The company's hierarchical structure is very important factor to consider when understanding the effects of organisational structures on people. A company like GSK uses a relatively flat hierarchy model that gives its executives power from the top down, but some employees prefer more relative equality and more approachability from top managers.

GSK understands that innovation requires elaborate and extensive teamwork across functions and perhaps locations, whereas workers within the functional division of a company tend to perform a specific set of projects. Cross-functional teams often are a way to work on the projects.

Increasingly, isolated specialists cannot achieve high-impact innovation. The GSK research projects are undertaken by teams from different disciplines—such as genetics, chemistry, and toxicology—and in different locations. Without such teamwork, drug development would be much slower and competitive advantage would be lost. The research teams are fully empowered, compact, focused and integrated teams. GSK has been striving towards, and quite successful in employee engagement, thus making the employees feels like part of a family. Imbuing a sense of belonging in the employees usually scores higher on innovation.

GSK uses both theory X and theory Y in managing people. The recruitment is pretty rigorous. The company focuses on creating an inclusive organisation where all employees feel engaged and know their work makes an important contribution. GSK attracts and retains the most talented people by investing in training and development that’s tailored to their needs and builds on their strengths. And, through their approach to leadership development, their employees learn how to motivate team members to perform at their best. GSK values both deep expertise and broad knowledge and experience. The company provides learning opportunities for on-the-job experience, formal development, mentorship programmes and individual support and rotation in different departments. GSK offers a range of benefits programmes (such as a healthcare trust, a share save scheme and a share incentive plan (Sip), performance-linked bonuses, and a trust-based defined contribution (DC) pension scheme ).Since 2009, GSK has given staff access to an online total reward platform to ensure all benefits are easily accessible, allowing employees to make choices quickly.

Technology and the Future

To carry on with its success in finding new products, GSK has more than 13,000 people working across its R&D organisation dedicated to finding new ways to improve the treatment of diseases and illnesses. GSK has an open innovation programme. The open innovation teams are located in their R&D centres around the globe. The team associates, R&D scientists, and marketing experts work in Innovation Hubs in collaboration, and foster creativity. The Innovation Pathway continues with input on licensing as well as developing alliances to identify and develop external innovative technologies that will make the company’s global brands grow. A strong knowledge base of ideas products and processes in the pipeline is intended to ensure the feasibility of ideas at an early stage and also avoid duplication of efforts. The firm ensures sharing of knowledge within the business units through efficient knowledge management systems across its business units and cross-functional teams.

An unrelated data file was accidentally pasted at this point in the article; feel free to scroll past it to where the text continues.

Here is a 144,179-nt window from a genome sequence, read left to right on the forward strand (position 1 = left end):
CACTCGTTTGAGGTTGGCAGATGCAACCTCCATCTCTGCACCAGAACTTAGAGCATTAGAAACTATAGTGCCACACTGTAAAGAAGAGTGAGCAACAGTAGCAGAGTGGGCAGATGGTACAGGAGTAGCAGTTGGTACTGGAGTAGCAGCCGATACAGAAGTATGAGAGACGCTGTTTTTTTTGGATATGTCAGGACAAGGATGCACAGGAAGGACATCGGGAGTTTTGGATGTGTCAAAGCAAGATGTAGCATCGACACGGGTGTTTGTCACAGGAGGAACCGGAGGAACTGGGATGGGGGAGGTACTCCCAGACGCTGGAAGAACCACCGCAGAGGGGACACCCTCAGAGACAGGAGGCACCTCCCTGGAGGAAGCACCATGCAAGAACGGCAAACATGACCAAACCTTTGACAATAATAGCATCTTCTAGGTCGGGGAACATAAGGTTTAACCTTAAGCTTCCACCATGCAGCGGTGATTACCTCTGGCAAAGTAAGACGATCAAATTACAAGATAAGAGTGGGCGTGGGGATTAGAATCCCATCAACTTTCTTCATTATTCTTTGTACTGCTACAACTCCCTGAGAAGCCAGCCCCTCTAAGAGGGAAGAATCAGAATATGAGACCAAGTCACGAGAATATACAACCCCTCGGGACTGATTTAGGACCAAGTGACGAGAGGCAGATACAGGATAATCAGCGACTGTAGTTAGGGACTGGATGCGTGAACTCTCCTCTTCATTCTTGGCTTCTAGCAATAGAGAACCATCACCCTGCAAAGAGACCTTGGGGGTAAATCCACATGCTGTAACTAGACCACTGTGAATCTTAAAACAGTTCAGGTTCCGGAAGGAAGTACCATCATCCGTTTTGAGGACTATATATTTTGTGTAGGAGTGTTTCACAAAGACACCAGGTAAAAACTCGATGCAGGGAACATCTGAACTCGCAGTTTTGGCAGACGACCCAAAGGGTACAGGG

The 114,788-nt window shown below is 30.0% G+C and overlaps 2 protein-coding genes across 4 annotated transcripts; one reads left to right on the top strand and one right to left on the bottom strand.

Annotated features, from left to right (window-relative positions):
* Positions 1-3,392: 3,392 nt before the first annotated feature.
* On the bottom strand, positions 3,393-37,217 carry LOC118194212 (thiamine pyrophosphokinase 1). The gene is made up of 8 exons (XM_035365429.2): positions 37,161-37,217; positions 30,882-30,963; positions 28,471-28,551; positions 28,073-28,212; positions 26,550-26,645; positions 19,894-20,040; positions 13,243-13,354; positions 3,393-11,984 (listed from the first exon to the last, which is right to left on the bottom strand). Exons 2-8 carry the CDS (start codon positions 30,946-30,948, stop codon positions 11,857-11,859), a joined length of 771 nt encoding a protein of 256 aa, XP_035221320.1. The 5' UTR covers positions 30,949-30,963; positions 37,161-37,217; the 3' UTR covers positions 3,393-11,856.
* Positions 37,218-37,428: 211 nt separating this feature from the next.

Task :
2.1 Some leadership theory discusses three main leadership styles. Compare the effectiveness of the different leadership styles at GSK with any other similar organisation. [P1.1, M2]
2.2 Explain how organisation theory supports and explains the management practices at GSK. [P2.2]
2.3 Use a range of theories and other sources of information to evaluate three different approaches to management at GSK and any other similar organisation [P2.3, D1]
- To achieve M2, you will have applied relevant theories and techniques in comparing the effectiveness of different leadership styles at GSK with any other similar organisation.
- To achieve D1 conclusions on the evaluation of three different approaches to management at GSK and any other similar organisation will have been arrived at through a synthesis of ideas and these conclusions will have been justified.


Task 2:

2.1 Three leadership styles that helps to compare the effectiveness of the different leadership of GSK and AstraZeneca: 

There are three styles of leadership such as Authoritarian Style of leadership, democratic style of leadership and laissez-faire style of leadership. In an Autocratic style of leadership, the leader's rule the group based on the decision taken by them only. They dictate the other members stating about the ways to function as per the decision of the leadership (Goleman et al. 2013, p. 40). On the other hand, in the case of Democratic style, the leaders use their leadership skills by encouraging each member of the group to actively participate in the decision- making process. As per the concept of Laissez- faire style of leadership, the leader makes the least contribution to the decision-making a system and they allow the other team members to undertake important decisions and function accordingly (Bhatti et al. 2012, p. 192).